“Philos packed more educational punch into a single week than I thought possible, introducing us to an extraordinary range of viewpoints and religious and cultural identities. I didn't leave with any definitive answers or strong opinions, except this one: Accommodating pluralism, in the West as well as the Middle East, is going to be a perpetual challenge with no easy solutions.”

Jason Willick

Assistant Editorial Features Editor | The Wall Street Journal

"The Philos Project’s Israel trip for Catholic leaders provided a vital and unique opportunity to learn about the peoples of Israel and Palestine, to consider contemporary political, religious and cultural questions, and to reflect upon the history and the continued life of the region.
The trip was further enriched because its participants included so many U.S. Catholics who are deeply engaged in the life of their country.
As a working journalist, I particularly appreciated the broad spectrum of experts and commentators assembled through Philos and the opportunity to engage with Israelis and Palestinians on a personal level. The visit provided particular clarity about Jewish-Christian relations, the contemporary experiences of the Jewish people, the cultural richness of Jerusalem, the geography of Israel and the security situation in the country."

Kevin J. Jones

Senior Staff Writer | Catholic News Agency / EWTN News

"I attended the Philos Leaders Conference in December, 2017. I was very much impressed with the Philos Project, with the staff, and with all the alums of the program. As a native Israeli, I felt like Philos has a very even-handed, direct analysis of the Middle East and the problems plaguing the region. What most impressed me was a group exercise in which each of our groups had around an hour to brainstorm solutions for the endemic political problems in the region. It was a real challenge, and I feel that it gave us an idea of the real stress and short deadlines policymakers usually have to face when dealing with these issues. Overall, it was a great experience, and I would highly recommend it to any Christians who have an interest in Israel specifically, or in the Middle East in general."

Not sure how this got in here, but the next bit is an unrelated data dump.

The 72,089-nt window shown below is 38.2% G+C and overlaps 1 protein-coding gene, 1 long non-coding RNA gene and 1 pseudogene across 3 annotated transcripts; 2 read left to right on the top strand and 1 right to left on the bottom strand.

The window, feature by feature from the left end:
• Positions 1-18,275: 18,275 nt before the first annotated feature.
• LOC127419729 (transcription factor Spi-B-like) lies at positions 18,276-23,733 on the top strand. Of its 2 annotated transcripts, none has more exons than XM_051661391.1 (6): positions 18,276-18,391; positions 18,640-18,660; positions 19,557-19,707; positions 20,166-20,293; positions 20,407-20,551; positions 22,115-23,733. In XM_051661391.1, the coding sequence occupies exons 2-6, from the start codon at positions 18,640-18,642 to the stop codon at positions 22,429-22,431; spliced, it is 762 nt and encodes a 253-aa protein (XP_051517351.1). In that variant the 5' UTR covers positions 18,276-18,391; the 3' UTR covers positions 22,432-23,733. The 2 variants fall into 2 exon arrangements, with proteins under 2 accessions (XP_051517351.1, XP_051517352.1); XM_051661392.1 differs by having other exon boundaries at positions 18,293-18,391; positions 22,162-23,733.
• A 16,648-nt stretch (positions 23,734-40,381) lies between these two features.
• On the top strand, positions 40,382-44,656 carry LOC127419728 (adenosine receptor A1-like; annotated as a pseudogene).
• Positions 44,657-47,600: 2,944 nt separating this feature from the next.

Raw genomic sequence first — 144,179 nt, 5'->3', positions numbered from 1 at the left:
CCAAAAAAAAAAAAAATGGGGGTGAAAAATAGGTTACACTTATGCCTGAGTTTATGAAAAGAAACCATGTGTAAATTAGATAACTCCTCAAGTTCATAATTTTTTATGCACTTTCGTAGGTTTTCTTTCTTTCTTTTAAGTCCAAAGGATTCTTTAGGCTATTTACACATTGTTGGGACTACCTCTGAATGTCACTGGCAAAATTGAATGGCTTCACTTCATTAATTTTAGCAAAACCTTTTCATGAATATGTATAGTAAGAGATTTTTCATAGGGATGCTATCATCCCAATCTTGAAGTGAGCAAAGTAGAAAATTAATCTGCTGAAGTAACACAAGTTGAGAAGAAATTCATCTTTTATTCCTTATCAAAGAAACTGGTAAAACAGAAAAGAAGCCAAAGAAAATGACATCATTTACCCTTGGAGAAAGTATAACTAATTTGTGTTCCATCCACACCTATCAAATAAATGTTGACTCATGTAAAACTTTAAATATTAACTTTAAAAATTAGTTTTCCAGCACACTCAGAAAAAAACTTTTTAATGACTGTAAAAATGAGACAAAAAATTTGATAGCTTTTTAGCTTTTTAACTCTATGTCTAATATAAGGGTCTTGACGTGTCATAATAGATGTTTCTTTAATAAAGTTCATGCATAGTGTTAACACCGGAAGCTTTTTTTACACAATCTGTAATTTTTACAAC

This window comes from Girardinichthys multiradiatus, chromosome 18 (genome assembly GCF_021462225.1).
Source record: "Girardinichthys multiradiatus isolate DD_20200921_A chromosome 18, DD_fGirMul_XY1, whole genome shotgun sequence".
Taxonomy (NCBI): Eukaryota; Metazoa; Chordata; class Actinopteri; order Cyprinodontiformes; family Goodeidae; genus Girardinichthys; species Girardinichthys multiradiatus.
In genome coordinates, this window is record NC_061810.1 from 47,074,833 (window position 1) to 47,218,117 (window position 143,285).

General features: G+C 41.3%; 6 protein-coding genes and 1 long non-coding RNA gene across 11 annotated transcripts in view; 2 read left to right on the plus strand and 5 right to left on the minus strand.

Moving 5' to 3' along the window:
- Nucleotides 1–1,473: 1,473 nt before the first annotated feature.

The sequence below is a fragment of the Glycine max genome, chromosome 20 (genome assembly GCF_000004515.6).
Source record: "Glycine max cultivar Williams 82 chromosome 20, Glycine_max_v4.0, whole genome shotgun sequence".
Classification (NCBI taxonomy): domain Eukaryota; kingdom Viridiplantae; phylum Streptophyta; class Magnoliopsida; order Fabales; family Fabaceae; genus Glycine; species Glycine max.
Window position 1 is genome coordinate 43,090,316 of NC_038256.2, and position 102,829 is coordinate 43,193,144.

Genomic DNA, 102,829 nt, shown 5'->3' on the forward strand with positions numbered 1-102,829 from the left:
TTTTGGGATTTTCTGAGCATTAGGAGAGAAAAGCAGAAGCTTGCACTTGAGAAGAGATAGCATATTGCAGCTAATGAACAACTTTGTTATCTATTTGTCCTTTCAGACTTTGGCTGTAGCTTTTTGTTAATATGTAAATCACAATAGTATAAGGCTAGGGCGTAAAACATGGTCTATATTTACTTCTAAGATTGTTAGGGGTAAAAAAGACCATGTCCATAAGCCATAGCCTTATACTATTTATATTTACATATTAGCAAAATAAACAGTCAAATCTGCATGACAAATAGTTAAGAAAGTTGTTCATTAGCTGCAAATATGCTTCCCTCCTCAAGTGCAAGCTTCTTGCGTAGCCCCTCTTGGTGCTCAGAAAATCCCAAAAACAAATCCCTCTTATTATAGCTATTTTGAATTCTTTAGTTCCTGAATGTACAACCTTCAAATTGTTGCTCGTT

Elad Vaida

Harvard University '16 | Middle Eastern Studies 

“Nothing compares to being on the ground and meeting people. The experiences set up by Philos didn’t transform my assumptions  but it transformed the way I understand those assumptions: the trip deepened them, it added texture to them, and made it more intimate than it was before."

Joseph Capizzi

Professor of Moral Theology and Executive Director of the Institute for Human Ecology | Catholic University of America.

“It is great to know that organizations such as Philos Project exist, because they teach about the reality and actual context of the Middle East."

Pastor David Herrera

President | Asocaciòn de Ex Becarios de Israel Shalom

"I’m very thankful for The Philos Project for hosting this Catholic Leadership Trip and to the benefactors and supporters who helped bring this vision to life. The trip helped me to more fully understand the situations here in the Middle East like in Israel in such a personal way, one that highlights the important history of the religious sites and the geo-political climate that exists in a land steeped in such ancient times. The Holy Land is truly place for everyone, and I am very happy to have walked where The Holy Family themselves walked. I am deeply thankful for this tripand will continue to keep both The Philos Project and its benefactors in my prayers."

James Ramos

Staff writer | Catholic News Service